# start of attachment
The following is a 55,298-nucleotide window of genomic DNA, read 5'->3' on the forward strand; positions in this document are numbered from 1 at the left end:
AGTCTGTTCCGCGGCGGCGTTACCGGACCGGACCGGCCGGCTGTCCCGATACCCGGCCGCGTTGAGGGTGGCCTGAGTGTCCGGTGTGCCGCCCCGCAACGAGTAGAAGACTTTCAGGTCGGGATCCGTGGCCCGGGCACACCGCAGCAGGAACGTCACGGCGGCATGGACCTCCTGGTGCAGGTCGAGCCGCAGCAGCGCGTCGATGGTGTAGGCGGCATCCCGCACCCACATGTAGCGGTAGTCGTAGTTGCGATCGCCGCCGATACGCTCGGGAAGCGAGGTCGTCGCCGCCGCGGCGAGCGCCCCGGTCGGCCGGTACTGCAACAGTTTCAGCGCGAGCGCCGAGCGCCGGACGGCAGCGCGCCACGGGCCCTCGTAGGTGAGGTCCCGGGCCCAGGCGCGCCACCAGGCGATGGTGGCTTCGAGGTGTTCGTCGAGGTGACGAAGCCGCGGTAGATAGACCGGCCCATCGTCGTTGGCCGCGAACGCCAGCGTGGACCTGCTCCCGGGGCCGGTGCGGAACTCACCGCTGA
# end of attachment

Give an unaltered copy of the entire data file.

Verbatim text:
The following is a 55,298-nucleotide window of genomic DNA, read 5'->3' on the forward strand; positions in this document are numbered from 1 at the left end:
AGTCTGTTCCGCGGCGGCGTTACCGGACCGGACCGGCCGGCTGTCCCGATACCCGGCCGCGTTGAGGGTGGCCTGAGTGTCCGGTGTGCCGCCCCGCAACGAGTAGAAGACTTTCAGGTCGGGATCCGTGGCCCGGGCACACCGCAGCAGGAACGTCACGGCGGCATGGACCTCCTGGTGCAGGTCGAGCCGCAGCAGCGCGTCGATGGTGTAGGCGGCATCCCGCACCCACATGTAGCGGTAGTCGTAGTTGCGATCGCCGCCGATACGCTCGGGAAGCGAGGTCGTCGCCGCCGCGGCGAGCGCCCCGGTCGGCCGGTACTGCAACAGTTTCAGCGCGAGCGCCGAGCGCCGGACGGCAGCGCGCCACGGGCCCTCGTAGGTGAGGTCCCGGGCCCAGGCGCGCCACCAGGCGATGGTGGCTTCGAGGTGTTCGTCGAGGTGACGAAGCCGCGGTAGATAGACCGGCCCATCGTCGTTGGCCGCGAACGCCAGCGTGGACCTGCTCCCGGGGCCGGTGCGGAACTCACCGCTGA